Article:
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Thread: SAW filter and DC bypass

  1. #1
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    SAW filter and DC bypass

    Hello,

    I have following setup for receiving Flarm signals (868.3MHz):
    Antenna -> amplifier -> 10m coax cable -> dongle from rtl-sdr.com with bias tee -> Raspberry

    Now I want to build a SAW filter between the coax cable and the dongle. So I need a DC bypass for the SAW filter. Does anyone know how to build a circuit with a SAW filter and a DC bypass?

    Viele Gre
    Konstantin

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    Quote Originally Posted by Konstantin View Post
    Hello,

    I have following setup for receiving Flarm signals (868.3MHz):
    Antenna -> amplifier -> 10m coax cable -> dongle from rtl-sdr.com with bias tee -> Raspberry

    Now I want to build a SAW filter between the coax cable and the dongle. So I need a DC bypass for the SAW filter. Does anyone know how to build a circuit with a SAW filter and a DC bypass?

    Viele Gre
    Konstantin
    Have a look for bias-t circuits, basically you need one on each side of the saw filter (one to extract the DC and block the power from the SAW and one on the other side of the SAW to re-inject it) or one on the amplifier side and feed the DC in there .
    Last edited by Oblivian; 2017-05-03 at 20:40. Reason: fix quotes
    FR24 F-EGLF1, Blitzortung station 878, OGN Aldersht2, PilotAware PWAldersht, PlanePlotter M7.

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    Quote Originally Posted by Konstantin View Post
    I have following setup for receiving Flarm signals (868.3MHz):
    Antenna -> amplifier -> 10m coax cable -> dongle from rtl-sdr.com with bias tee -> Raspberry
    Now I want to build a SAW filter between the coax cable and the dongle. So I need a DC bypass for the SAW filter. Does anyone know how to build a circuit with a SAW filter and a DC bypass?
    It's probably better to put the filter between antenna and amplifier, where it should be...

    /M
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    Quote Originally Posted by F-EGLF1 View Post
    Have a look for bias-t circuits, basically you need one on each side of the saw filter (one to extract the DC and block the power from the SAW and one on the other side of the SAW to re-inject it)
    The problem is (or might be):
    If I make a dc bypass with two bias-t circuit on each side of a saw filter, then the unwanted frequencies pass through the bypass.

    Best regards
    Konstantin

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    Quote Originally Posted by Konstantin View Post
    If I make a dc bypass with two bias-t circuit on each side of a saw filter, then the unwanted frequencies pass through the bypass.
    No, a properly designed Bias-T should have inductors to block HF from the DC path. But it is still not a good idea.

    /M
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    Quote Originally Posted by MrMac View Post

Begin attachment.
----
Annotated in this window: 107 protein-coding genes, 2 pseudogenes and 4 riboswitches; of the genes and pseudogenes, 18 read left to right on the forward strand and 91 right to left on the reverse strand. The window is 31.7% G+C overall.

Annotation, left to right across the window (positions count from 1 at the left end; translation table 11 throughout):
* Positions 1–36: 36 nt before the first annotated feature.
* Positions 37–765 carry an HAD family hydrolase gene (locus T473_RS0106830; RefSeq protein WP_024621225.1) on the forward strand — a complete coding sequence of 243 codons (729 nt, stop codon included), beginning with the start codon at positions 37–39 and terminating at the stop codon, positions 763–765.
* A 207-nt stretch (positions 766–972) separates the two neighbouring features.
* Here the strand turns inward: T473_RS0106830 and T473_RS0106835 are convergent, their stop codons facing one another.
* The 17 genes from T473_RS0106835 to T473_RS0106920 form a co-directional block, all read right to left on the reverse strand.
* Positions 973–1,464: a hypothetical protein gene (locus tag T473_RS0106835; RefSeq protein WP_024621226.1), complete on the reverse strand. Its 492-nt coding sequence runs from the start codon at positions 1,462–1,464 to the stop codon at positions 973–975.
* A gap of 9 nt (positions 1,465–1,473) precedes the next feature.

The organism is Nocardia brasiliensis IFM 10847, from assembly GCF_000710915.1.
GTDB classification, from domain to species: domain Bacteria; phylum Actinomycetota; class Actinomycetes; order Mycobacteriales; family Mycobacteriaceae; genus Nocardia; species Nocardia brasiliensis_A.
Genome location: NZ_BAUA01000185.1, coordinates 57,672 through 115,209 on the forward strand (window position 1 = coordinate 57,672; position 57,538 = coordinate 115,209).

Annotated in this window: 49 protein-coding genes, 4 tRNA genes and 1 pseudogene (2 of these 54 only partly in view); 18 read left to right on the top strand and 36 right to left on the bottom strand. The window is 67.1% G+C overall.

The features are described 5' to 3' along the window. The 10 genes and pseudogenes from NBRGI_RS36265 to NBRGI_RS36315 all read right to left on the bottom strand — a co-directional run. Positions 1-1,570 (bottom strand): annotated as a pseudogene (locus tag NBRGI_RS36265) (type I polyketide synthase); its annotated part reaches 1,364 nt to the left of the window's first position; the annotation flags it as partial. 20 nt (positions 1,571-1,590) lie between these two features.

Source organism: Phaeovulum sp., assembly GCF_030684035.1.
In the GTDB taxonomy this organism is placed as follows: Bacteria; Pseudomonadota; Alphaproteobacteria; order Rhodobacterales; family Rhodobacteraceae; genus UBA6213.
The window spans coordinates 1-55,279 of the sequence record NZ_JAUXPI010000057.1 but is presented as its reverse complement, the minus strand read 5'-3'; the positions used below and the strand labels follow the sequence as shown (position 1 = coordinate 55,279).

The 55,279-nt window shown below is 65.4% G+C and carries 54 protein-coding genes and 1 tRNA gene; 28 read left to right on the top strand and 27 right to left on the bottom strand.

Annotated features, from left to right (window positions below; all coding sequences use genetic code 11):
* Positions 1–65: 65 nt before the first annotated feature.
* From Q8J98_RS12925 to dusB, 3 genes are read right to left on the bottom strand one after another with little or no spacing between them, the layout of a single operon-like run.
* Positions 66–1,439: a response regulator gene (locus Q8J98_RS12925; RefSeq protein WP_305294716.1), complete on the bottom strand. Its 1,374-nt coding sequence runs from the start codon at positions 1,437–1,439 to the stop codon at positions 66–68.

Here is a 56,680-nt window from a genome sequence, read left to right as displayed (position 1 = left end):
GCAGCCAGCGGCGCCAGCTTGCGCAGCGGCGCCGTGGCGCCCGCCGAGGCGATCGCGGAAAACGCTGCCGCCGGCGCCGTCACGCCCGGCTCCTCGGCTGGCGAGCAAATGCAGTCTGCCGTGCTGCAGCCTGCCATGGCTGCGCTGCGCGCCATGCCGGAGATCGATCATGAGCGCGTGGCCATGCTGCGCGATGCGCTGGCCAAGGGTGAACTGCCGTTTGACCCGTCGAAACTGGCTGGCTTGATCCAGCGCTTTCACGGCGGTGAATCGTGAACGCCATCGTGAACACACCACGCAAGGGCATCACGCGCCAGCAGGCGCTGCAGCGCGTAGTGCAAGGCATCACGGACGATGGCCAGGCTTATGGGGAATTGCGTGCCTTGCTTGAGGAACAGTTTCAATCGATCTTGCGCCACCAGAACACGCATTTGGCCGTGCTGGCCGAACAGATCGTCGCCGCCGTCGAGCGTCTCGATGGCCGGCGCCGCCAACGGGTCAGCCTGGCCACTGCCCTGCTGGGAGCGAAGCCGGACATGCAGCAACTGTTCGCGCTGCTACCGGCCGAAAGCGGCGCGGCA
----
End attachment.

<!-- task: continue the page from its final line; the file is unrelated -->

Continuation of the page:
No, a properly designed Bias-T should have inductors to block HF from the DC path.
    Hi,

    do you have any links to such a design? I googled without success...

    Best regards
    Konstantin

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    Quote Originally Posted by Konstantin View Post
    Hi,

    do you have any links to such a design? I googled without success...

    Best regards
    Konstantin
    There have been some designs posted in the best antenna thread, I think abcd567 has previously posted a basic design, any bias-t should block RF from the DC path, that is one of the basic functions of it as it would not work otherwise, they are simple devices consisting of a capacitor between the RF input and output to let the RF pass and an inductor in the DC line to block RF from the DC path, nothing more, nothing less.image.jpeg
    Last edited by F-EGLF1; 2017-05-06 at 21:29. Reason: Added sketch
    FR24 F-EGLF1, Blitzortung station 878, OGN Aldersht2, PilotAware PWAldersht, PlanePlotter M7.

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    Quote Originally Posted by Konstantin View Post
    do you have any links to such a design? I googled without success...

    ??

    How about starting with the main wiki page...

    https://en.wikipedia.org/wiki/Bias_tee

    /M
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    Quote Originally Posted by F-EGLF1 View Post
    .........any bias-t should block RF from the DC path, that is one of the basic functions of it as it would not work otherwise, they are simple devices consisting of a capacitor between the RF input and output to let the RF pass and an inductor in the DC line to block RF from the DC path, nothing more, nothing less.
    image.jpeg
    Perfect! Fully agree!

    .

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    Quote Originally Posted by F-EGLF1 View Post
    There have been some designs posted in the best antenna thread, I think abcd567 has previously posted a basic design......
    Here it is...





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